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Old 12-31-2011, 09:50 PM
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Double Vs Single Flaring tool?

I was looking at Oreilly's and Autozone earlier today for flaring tools. I need to do some work on fuel lines for my caddy. Basically I need to clean up on or two ends and replace the nuts. I have nuts from a new fuel line. But the factory line is bent much better, so I would rather use it.

So what is the advantage of a double flaring tool over a single flaring tool? It is not something I am likely to need all that often. So if the cheaper one works almost as well I would probably go that route.

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Old 12-31-2011, 10:58 PM
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Double flares are better because the sealing surface stays more consistent through the various environmental and pressure cycles.
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Old 01-01-2012, 06:05 AM
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flaring tools

you must double flare 45 degree steel tubing.you can single flare 37 degree tubing as used on an fittings.
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Old 01-01-2012, 06:21 AM
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Double flares are for brake lines....Fuel lines dont need double flares.
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Old 01-01-2012, 07:11 AM
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Quote:
Originally Posted by silentpoet
I was looking at Oreilly's and Autozone earlier today for flaring tools. I need to do some work on fuel lines for my caddy. Basically I need to clean up on or two ends and replace the nuts. I have nuts from a new fuel line. But the factory line is bent much better, so I would rather use it.

So what is the advantage of a double flaring tool over a single flaring tool? It is not something I am likely to need all that often. So if the cheaper one works almost as well I would probably go that route.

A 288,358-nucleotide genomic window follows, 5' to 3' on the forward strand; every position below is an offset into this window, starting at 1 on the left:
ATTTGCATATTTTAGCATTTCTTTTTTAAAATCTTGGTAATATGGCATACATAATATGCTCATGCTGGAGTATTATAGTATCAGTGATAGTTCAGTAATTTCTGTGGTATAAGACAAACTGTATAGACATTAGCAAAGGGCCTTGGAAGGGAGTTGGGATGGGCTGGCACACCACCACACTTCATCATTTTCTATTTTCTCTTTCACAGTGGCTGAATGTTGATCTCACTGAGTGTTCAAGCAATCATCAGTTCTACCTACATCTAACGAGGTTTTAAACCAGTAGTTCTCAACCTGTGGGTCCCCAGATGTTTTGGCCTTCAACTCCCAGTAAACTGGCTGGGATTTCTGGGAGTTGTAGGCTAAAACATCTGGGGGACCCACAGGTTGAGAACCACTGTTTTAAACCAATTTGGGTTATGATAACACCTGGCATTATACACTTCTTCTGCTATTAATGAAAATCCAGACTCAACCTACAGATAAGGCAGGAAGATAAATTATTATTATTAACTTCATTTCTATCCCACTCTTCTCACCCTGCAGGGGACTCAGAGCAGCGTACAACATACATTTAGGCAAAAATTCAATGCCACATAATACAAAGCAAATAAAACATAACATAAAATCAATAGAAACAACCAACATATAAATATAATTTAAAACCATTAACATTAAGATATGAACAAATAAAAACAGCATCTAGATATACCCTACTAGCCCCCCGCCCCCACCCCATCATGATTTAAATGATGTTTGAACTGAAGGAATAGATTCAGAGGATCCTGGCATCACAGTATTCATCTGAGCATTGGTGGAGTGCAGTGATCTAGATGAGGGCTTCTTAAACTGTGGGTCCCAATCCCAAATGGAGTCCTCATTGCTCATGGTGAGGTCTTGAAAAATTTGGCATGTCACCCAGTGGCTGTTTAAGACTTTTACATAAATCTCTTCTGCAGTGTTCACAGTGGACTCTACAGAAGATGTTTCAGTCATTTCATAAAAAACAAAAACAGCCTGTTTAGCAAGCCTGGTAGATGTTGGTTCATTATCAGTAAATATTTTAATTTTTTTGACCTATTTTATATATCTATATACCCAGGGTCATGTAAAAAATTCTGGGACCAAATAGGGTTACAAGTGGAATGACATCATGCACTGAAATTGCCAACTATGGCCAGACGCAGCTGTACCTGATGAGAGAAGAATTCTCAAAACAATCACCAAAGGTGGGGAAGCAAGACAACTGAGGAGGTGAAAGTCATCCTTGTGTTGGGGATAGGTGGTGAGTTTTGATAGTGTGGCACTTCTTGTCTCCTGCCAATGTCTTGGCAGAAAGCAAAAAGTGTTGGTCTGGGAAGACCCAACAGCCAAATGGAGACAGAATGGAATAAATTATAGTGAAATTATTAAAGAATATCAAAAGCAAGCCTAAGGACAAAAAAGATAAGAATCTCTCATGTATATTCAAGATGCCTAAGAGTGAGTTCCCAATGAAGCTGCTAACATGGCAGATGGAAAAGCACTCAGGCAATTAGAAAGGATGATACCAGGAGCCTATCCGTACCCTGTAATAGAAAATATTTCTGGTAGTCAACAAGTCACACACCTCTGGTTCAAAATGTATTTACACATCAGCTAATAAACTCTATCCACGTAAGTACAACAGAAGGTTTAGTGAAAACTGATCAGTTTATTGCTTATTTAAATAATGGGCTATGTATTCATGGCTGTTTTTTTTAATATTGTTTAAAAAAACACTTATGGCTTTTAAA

I always double flare for inverted flare fittings. Always. There's just no good reason not to IMO. If there wasn't a good reason to do it that way, the factory wouldn't. But they do. Stronger, less likely to leak, better able to withstand repeated dis- and re-assembly.

Edit- That's not to say there aren't other ways to do it- the factory now uses bubble 'flares', etc.
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Old 01-01-2012, 07:44 AM
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all brake lines were double flared, they were stronger and did not leak after a week of using the brakes double flare gives the nut more beef to seat on. A single flare gets burred up with the nut tightening and the more you loosen and tighten them the more likely to leak from wear. been there and done that, I had my share of leaks until i learned the double flare trick
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Old 01-01-2012, 11:24 AM
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The only time you do a single flare is when you're using stainless steel lines and then the flare is 37 degrees. Steel brake lines are always double flared at 45 degrees and if your fuel lines use an inverted flare fitting you need to double flare those as well.

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Old 01-01-2012, 04:02 PM
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flaring tools

most times when you single flare steel tubing at 45 deg it splits.
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